Friday, June 20, 2008

Told Ya So, Or Why Memories of the Panic Is All Is Going Down the Memory Hole Again


On the day when protest numbers peaked, I said that the beef protests would be dead within 4-6 weeks, especially after getting wind that the two middle school girls incident was planning to be inserted into the mix, as well as other issues.

I was more right than I could have hoped.

Of course, things could flare up again, and you might get more people back out there in response to new decisions made here and there, but I think the large protests are indeed over, and things will go back to normal, since this wasn't a "movement" so much as public venting.

Still, I don't buy the whole revisionist thinking that many Koreans have, that this was "never about anti-Americanism" and people trying to act like this was a peaceful, thoughtful expression of public will, akin to a people's referendum on the president's decision-making style.

It was what it was. At first, it was pure, irrational panic over the story that broke on PD Notebook, the Korean equivalent of the American show 60 Minutes, except that the former is a piece of sensationalist yellow journalism, whereas the latter is generally seen as setting the standard for in-depth, professional journalism.

Koreans not only failed to see the ridiculousness of many claims on their face, but also instantly forgot the history of the show itself, including its reputation for questionable ethics and having received intense criticism from the KOREAN PUBLIC for its previous reporting, which was perceived to have been done more for ratings than for the public good. It had actually been taken off the air because of the intensity of public demands -- yet Koreans were for some reason looking at the obviously specious claims and stringing together of flimsy evidence as gospel.

That is and was disturbing, and no attempt to spin this all as some rational reaction to the president's policies will work, since anyone here at the time should be able to tell you that that is NOT what this was about. Now that the beef thing has become embarrassing, as more and more information has come out, people are rationalizing this away as actually having been about something else, but it wasn't -- it simply wasn't.

I and many other foreign observers with some distance from the issue saw this in terms of other public panics to which we had also been witness -- it's just that the recent one was shown to be bullshit quickly, whereas the Ohno or middle school girls incidents didn't have such a clear and simple way of debunking: the genetic susceptibility argument was shown to be ridiculous (why that was even news is still shocking to me), the downer cows shown had nothing to do with CJD (a fact that was also obvious at the time, yet that didn't seem to make any difference), the woman the show claimed to have died from mad cow in fact didn't (a fact readily available from any of the Korean journalists who have the same access to foreign news media as I do), combined with the fact that the Korean beef industry actually has lower standards than every point for which the American beef industry was being taken to task.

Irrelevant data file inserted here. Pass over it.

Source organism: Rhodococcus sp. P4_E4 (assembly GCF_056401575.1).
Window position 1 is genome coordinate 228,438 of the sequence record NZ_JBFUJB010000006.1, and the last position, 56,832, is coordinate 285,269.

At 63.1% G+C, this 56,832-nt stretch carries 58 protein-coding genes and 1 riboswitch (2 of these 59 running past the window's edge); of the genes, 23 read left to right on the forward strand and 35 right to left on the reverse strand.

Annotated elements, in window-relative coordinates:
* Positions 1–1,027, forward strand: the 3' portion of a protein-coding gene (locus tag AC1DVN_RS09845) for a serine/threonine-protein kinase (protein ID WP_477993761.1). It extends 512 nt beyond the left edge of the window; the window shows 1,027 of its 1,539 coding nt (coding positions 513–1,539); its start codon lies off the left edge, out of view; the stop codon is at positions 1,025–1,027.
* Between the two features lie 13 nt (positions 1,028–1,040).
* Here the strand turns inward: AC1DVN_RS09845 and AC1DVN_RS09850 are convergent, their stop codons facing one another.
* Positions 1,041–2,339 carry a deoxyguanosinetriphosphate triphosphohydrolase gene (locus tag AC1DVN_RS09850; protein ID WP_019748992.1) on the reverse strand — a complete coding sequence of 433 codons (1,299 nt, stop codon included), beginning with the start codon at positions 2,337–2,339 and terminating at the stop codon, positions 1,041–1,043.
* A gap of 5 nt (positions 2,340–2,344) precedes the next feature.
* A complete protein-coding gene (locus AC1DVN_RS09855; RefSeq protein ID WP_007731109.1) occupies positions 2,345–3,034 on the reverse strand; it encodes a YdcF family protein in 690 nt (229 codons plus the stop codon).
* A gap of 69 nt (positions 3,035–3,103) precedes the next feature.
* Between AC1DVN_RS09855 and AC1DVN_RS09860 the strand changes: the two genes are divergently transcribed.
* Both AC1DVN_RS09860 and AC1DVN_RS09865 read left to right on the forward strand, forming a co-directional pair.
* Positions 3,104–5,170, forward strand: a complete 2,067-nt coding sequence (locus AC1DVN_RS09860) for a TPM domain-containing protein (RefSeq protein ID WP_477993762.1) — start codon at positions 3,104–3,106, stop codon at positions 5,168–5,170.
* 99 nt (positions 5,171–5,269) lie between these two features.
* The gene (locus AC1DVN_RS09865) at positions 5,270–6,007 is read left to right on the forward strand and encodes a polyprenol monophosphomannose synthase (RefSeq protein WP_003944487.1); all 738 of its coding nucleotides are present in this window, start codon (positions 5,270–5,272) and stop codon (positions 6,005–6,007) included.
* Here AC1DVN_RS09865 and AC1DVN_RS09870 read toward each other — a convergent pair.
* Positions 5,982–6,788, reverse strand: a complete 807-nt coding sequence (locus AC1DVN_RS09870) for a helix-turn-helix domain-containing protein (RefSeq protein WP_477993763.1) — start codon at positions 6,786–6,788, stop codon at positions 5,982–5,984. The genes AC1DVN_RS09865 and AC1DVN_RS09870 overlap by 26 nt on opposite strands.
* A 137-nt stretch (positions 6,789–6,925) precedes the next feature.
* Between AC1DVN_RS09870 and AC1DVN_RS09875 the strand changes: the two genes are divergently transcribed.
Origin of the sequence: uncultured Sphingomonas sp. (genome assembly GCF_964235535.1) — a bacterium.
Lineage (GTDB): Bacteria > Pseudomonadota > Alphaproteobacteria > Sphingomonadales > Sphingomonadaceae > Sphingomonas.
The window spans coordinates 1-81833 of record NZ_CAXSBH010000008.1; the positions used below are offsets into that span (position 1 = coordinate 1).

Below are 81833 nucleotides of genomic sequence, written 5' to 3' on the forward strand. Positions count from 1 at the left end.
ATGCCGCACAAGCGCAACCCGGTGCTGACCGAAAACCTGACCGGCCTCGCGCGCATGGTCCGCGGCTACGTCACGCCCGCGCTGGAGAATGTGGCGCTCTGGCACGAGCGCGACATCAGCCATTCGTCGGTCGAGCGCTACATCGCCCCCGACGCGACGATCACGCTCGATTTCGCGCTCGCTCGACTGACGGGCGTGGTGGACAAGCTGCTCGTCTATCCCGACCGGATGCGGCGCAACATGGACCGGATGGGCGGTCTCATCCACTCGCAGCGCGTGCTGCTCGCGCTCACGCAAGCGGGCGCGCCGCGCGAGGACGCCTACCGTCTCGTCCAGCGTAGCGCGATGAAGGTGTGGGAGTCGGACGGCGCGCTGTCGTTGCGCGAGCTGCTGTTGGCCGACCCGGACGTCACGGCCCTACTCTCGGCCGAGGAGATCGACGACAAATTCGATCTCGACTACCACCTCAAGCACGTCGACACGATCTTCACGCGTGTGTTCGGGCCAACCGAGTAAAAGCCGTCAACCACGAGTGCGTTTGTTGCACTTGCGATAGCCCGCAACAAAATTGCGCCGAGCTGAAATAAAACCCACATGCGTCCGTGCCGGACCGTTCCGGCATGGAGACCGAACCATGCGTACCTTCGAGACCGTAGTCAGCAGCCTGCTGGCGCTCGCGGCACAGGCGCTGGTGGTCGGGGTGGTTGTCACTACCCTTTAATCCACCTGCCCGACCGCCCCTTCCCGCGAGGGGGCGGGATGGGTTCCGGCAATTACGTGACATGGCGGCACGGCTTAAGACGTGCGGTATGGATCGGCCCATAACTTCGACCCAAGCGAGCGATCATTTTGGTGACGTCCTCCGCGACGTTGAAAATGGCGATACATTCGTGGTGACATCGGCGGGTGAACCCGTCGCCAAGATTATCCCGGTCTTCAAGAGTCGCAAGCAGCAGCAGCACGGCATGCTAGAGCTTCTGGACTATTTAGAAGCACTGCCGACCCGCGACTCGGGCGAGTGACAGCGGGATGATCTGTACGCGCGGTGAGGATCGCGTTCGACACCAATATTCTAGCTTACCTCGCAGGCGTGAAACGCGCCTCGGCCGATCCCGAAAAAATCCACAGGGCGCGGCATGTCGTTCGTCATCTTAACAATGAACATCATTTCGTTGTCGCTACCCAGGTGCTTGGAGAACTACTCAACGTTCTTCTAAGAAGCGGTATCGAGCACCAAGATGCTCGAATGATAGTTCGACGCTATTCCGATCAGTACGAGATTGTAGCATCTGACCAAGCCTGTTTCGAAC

Eventually, the bullshit's gotta float to the surface.

And now, as people shift their initial anger into the rationalizations that take place after one realizes that they've overreacted, or that they are even wrong, now the media is getting a lot of criticism for having "deceived" the people. Hey -- I was saying all this from day ONE, back at the beginning of May (see here and here). So why am I OK today, but I was an asshole at the beginning of June? My position hasn't changed one iota, yet everything I said then is now socially acceptable all of a sudden. To all those people who were nearly rabid with fury at possibly getting mad cow, how they might get it from using everything from maxi-pads to makeup, but now are suddenly possessed of omsbudsman-like media criticism skills and are jumping down the throats of the newspapers, I do have to allow myself an uncensored moment:

Give me a fucking break.

This is why Korean public discourse is counterproductive and embarrassing, in that is mercurial and irrational. When PD Notebook aired its "expose", people around me were parroting those pieces of evidence, to which I replied exactly as I did in the paragraph above. People accused me of being an apologist for American empire, which I wasn't, or simply being defensive, which I wasn't. And PD Notebook isn't doing anything they haven't ALWAYS been doing, nor the newspapers.

Yet, now when people are coming around, instead of using the realization that they were simply overreacting to think more deeply about WHY they were so overreacting and why they were so easily snookered and manipulated in the first place, people have just decided to throw what happened down the memory hole and simply remember events as something they weren't at that time.

That is what continues to frustrate me about this and the inevitable future protests to come. At the same time, the cycle of overreaction, mass demonstration, and petering out seems to be much shorter than I anticipated -- but again, I wonder if that was because this issue has such a relatively easier "right answer" that would eventually see the light of day, more than a sign of popular patience for this sort of thing having gotten shorter, i.e. people have "learned something" from all this.

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